Singapore-based online personal finance portal, MoneySmart.sg Wednesday said it had raised S$14 million ($10.1 million) in a Series B funding led by Kakaku.com Inc.
Kakaku.com Inc. is an online service provider with a diverse service portfolio in multiple verticals, including shopping, food, travel, lifestyle and real estate and is listed on the Tokyo Stock Exchange.
Its services include Kakaku.com, Japan’s largest shopping support site that provides information on a wide variety of products and services; Tabelog, a user review and ranking site for restaurants, as well as Kinarino, an online lifestyle media and TimeDesign, a dynamic packaging provider.
MoneySmart.sg is the first company that Kakaku.com Inc. has invested in outside of Japan, marking the beginning of their business expansion.
Genta Sugihara, Senior Executive Officer, Corporate Development Division of Kakaku.com Inc., said, “We believe that this strategic partnership with MoneySmart.sg is an investment into a rapidly growing market with many opportunities for synergies between our two companies.”
“It’s an important first step in accelerating Kakaku.com Inc.’s global business and we look forward to exploring similar opportunities with other businesses whose offerings complement our portfolio,” he added.
Incepted in 2009 with the aim of simplifying personal finance, it has emerged as a major personal finance portal in the city-state. Since closing a Series A round in 2015 led by the SPH Media Fund, it has experienced significant growth.
Starting as an online home loan package aggregator, it currently curates and aggregates 17 different personal finance products, including credit cards, insurance, loans and bank accounts on its digital marketplace, and reports its traffic growing 40 per cent since 2015; it reports receiving an average of 1 million monthly sessions, and is visited by an average of 700,000 unique people per month.
November 2014 saw MoneySmart expand into Indonesia with the full acquisition of its Indonesian counterpart, now branded as DuitPintar.com, which took up a minority shareholding stake in MoneySmart.sg. According to DuitPintar’s traffic data, it sees about 1.6 million monthly sessions.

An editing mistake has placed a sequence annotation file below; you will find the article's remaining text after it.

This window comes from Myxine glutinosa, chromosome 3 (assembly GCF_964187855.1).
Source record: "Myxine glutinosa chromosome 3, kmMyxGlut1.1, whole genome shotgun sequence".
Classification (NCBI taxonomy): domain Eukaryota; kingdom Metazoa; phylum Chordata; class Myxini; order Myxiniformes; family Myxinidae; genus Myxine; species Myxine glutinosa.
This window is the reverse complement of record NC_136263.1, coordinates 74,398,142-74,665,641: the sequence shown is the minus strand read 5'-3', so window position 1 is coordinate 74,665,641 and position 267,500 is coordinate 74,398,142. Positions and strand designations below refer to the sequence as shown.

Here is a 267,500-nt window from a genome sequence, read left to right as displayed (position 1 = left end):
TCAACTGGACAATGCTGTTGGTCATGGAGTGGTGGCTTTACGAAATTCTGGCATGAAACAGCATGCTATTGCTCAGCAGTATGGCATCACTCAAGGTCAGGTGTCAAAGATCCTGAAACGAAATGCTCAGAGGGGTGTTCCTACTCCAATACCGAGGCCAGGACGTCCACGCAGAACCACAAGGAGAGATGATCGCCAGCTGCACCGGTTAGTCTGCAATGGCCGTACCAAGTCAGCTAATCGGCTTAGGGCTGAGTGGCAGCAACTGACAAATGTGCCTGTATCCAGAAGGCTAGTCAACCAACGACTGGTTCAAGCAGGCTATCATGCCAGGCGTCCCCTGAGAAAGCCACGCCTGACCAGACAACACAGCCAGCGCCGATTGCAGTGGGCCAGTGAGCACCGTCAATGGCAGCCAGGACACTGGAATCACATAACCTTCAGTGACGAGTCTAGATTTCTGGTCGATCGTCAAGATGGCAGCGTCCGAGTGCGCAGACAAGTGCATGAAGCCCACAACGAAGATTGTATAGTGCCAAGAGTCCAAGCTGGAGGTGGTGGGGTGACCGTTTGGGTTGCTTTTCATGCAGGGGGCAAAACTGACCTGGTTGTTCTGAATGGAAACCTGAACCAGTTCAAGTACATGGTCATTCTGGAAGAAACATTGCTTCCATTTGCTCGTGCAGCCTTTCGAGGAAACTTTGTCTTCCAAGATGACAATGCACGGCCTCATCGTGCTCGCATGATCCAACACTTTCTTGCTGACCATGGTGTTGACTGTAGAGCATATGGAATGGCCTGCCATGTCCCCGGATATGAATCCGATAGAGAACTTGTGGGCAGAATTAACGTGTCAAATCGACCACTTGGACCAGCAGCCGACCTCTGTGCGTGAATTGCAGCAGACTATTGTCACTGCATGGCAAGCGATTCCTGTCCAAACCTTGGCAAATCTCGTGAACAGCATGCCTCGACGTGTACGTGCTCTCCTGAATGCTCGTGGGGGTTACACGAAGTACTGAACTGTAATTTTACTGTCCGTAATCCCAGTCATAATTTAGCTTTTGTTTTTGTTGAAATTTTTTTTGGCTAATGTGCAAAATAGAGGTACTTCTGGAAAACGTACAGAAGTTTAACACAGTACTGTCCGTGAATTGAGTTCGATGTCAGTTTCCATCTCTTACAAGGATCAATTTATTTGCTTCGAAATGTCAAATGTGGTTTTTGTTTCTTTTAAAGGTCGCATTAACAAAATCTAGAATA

The Series B will finance the plans of MoneySmart.sg to launch into new markets in the Asia Pacific while also deepening and expanding its footprint in Singapore and Indonesia. In addition, it will be expanding its team of developers, content writers, as well as business development and marketing specialists.
In an official statement, Vinod Nair, Founder and chief executive of MoneySmart.sg, said, “The synergy between both companies is a natural fit and stems from our shared values of putting the customer first. Having an investor like Kakaku who has gone through and overcome the many challenges in the comparison space, is extremely valuable and serves as a timely validation that we’re on the right track and will be a guiding light for our future endeavours.”
In an exclusive interview with DEALSTREETASIA, Nair discussed the growth journey of his venture, the Series B funding round and the contours of media in the city-state.
How as MoneySmart.sg evolved to the point of this Series B round?
I started Smartloans.sg in 2009 just comparing mortgages and home loans and it was a nice, small little business for a measure of time until the Singapore government came up with property cooling measures which destroyed half our business. It was a very challenging period. We saw that what we’d started with mortgages was working and we wanted to replicate that with other financial products. But the challenge was that the banks were not ready.
We had the credit card and insurance comparison websites but we weren’t able to monetize that traffic and we were just a one trick pony, essentially only monetising from home loans. The big break was 2013 when the government introduced the do not call (DNC) policies and instantly, 40%-50% of bank sales which came from telesales were cut overnight and they had to decide whether to allocate their budget towards more above the line marketing or digital.
And the payoff is obvious with digital as you can really track your conversion rates and monitor your ROI. We were placed at the right place at the right time to ride that wave, in a nutshell, that’s the early years. In November 2014, we entered Indonesia through acquiring DuitPintar, in November 2015 we secured our Series A led by SPH Media Fund, so since our Series A round, we’ve consistently doubled revenue year on year (YOY) for the last three years. For instance, DuitPintar sees about 1.6 million sessions and 1.3 million unique users.
You started as a financial comparison website but people are more aware of your content and it seems your media/content product acts as an amplifier for your business. Can you highlight this element?